Projects per year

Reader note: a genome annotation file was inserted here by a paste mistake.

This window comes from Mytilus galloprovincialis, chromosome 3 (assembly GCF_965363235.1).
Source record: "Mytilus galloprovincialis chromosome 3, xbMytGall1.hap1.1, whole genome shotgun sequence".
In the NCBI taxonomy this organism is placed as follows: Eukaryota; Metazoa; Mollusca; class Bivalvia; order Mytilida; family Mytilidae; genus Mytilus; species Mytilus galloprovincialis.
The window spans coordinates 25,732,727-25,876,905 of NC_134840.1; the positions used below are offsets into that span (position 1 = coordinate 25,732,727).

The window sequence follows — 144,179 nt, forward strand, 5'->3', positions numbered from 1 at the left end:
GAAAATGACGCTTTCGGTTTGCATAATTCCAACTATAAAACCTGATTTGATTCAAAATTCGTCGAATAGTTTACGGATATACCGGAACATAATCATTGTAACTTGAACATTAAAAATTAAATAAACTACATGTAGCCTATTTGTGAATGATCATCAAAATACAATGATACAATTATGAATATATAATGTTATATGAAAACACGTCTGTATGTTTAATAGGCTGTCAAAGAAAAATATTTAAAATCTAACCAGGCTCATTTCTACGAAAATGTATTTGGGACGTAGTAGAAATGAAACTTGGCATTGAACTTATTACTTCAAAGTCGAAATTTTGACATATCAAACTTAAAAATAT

Enhancing host resistance to infectious disease has received increasing attention in recent years as a major goal of farm animal breeding programs. Combining field data with genomic tools can provide opportunities to understand the genetic architecture of disease resistance, leading to new opportunities for disease control. In the current study, a genome-wide association study was performed to assess resistance to the Tilapia lake virus (TiLV), one of the biggest threats affecting Nile tilapia (Oreochromis niloticus); a key aquaculture species globally. A pond outbreak of TiLV in a pedigreed population of the GIFT strain was observed, with 950 fish classified as either survivor or mortality, and genotyped using a 65 K SNP array. A significant QTL of large effect was identified on chromosome Oni22. The average mortality rate of tilapia homozygous for the resistance allele at the most significant SNP (P value = 4.51E-10) was 11%, compared to 43% for tilapia homozygous for the susceptibility allele. Several candidate genes related to host response to viral infection were identified within this QTL, including lgals17, vps52, and trim29. These results provide a rare example of a major QTL affecting a trait of major importance to a farmed animal. Genetic markers from the QTL region have potential in marker-assisted selection to improve host resistance, providing a genetic solution to an infectious disease where few other control or mitigation options currently exist.